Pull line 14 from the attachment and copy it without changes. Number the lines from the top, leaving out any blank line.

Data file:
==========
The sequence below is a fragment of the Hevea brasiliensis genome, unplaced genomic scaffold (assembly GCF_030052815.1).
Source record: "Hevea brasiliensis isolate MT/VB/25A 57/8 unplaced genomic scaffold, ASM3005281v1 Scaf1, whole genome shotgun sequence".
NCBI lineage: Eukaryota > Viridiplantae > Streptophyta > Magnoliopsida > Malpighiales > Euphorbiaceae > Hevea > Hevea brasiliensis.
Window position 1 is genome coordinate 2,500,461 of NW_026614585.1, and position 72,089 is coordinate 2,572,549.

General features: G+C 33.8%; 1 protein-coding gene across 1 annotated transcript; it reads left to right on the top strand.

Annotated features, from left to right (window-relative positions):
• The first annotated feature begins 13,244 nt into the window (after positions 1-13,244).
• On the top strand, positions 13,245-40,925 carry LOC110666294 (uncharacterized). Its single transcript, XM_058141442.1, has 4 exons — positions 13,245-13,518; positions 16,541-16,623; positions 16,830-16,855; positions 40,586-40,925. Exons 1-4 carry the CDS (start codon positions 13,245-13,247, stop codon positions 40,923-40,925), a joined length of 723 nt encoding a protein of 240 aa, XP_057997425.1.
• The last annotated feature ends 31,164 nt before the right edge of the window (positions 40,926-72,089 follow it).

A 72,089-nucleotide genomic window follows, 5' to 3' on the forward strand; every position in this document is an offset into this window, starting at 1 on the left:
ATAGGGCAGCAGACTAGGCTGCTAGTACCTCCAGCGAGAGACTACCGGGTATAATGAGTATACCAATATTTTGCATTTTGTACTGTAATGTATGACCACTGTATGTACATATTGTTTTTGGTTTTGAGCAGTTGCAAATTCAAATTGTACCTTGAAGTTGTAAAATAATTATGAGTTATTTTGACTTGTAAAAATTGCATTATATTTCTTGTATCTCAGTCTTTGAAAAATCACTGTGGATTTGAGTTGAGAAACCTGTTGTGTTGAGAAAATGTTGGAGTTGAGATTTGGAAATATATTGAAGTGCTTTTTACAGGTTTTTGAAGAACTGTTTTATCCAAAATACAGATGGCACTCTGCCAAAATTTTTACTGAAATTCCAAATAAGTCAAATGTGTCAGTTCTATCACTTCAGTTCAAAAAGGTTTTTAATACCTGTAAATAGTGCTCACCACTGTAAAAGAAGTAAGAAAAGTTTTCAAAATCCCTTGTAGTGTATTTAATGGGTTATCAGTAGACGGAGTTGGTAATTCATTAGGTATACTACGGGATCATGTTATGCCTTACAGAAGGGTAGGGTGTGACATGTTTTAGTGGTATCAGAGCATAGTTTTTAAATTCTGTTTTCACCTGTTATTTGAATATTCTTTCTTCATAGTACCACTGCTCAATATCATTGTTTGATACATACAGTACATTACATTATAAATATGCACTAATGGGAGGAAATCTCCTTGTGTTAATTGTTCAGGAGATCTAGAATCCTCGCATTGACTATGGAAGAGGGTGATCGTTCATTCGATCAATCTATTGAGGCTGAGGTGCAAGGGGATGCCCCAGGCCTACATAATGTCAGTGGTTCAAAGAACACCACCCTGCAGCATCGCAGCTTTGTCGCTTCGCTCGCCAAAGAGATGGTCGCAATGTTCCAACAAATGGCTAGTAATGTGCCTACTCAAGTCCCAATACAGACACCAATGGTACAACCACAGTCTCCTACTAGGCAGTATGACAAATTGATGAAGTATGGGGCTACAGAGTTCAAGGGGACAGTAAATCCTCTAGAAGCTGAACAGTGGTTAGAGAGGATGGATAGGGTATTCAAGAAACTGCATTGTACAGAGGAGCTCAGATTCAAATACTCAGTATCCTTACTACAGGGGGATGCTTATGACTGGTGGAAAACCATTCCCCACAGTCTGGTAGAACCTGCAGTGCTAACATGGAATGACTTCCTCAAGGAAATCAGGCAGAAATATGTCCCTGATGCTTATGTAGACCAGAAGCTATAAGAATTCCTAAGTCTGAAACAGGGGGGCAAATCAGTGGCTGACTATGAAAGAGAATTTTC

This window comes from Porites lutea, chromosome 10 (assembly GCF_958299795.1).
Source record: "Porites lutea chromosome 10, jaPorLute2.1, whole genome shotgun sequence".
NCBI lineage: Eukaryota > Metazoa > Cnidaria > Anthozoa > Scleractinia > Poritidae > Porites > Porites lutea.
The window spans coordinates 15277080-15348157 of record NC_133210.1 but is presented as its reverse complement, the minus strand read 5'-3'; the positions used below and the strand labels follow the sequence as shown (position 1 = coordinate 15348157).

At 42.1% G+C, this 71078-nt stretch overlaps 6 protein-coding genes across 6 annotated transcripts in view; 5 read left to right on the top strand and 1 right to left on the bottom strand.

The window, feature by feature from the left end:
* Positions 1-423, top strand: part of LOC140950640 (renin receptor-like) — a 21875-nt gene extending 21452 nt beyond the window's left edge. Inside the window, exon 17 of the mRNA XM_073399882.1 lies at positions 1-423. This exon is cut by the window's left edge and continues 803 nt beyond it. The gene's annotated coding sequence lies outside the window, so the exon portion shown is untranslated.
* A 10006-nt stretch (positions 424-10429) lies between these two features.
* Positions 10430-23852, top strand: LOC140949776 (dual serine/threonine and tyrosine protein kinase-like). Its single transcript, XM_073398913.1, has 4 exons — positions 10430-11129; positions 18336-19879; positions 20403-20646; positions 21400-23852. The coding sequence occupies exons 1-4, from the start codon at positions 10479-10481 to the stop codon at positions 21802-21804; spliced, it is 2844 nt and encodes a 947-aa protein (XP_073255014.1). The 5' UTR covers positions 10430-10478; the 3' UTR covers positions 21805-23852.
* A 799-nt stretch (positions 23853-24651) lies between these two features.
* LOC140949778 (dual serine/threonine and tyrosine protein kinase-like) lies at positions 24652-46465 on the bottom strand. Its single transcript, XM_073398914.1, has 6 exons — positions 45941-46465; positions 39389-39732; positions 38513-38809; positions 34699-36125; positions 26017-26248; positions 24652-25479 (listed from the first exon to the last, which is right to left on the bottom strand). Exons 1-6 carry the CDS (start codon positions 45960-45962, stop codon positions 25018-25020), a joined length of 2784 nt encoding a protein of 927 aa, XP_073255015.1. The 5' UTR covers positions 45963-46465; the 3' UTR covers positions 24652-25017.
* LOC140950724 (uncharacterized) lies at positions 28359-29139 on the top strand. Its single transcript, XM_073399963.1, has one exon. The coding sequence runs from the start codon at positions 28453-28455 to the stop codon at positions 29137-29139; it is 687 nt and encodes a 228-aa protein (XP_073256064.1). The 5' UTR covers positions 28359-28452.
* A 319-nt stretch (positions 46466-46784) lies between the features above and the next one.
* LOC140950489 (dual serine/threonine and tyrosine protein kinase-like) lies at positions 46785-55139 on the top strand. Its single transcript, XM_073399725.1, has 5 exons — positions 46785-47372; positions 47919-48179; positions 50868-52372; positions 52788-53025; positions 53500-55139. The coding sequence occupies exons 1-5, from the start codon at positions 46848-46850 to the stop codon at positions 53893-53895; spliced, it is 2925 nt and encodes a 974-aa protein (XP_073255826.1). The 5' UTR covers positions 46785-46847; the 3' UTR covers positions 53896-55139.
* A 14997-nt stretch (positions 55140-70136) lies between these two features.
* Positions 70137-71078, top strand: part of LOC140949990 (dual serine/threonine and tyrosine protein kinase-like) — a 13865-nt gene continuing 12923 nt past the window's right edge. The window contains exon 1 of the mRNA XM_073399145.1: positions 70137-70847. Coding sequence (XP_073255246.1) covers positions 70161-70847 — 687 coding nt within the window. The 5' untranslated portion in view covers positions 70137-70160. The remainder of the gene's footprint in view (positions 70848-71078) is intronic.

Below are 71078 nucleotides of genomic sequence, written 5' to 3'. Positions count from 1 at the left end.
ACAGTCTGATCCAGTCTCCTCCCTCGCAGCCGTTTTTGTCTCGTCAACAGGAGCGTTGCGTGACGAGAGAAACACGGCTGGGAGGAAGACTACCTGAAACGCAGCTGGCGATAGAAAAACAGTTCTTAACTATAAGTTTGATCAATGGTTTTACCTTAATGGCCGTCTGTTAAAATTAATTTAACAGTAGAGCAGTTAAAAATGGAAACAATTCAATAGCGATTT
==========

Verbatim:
NCBI lineage: Eukaryota > Metazoa > Cnidaria > Anthozoa > Scleractinia > Poritidae > Porites > Porites lutea.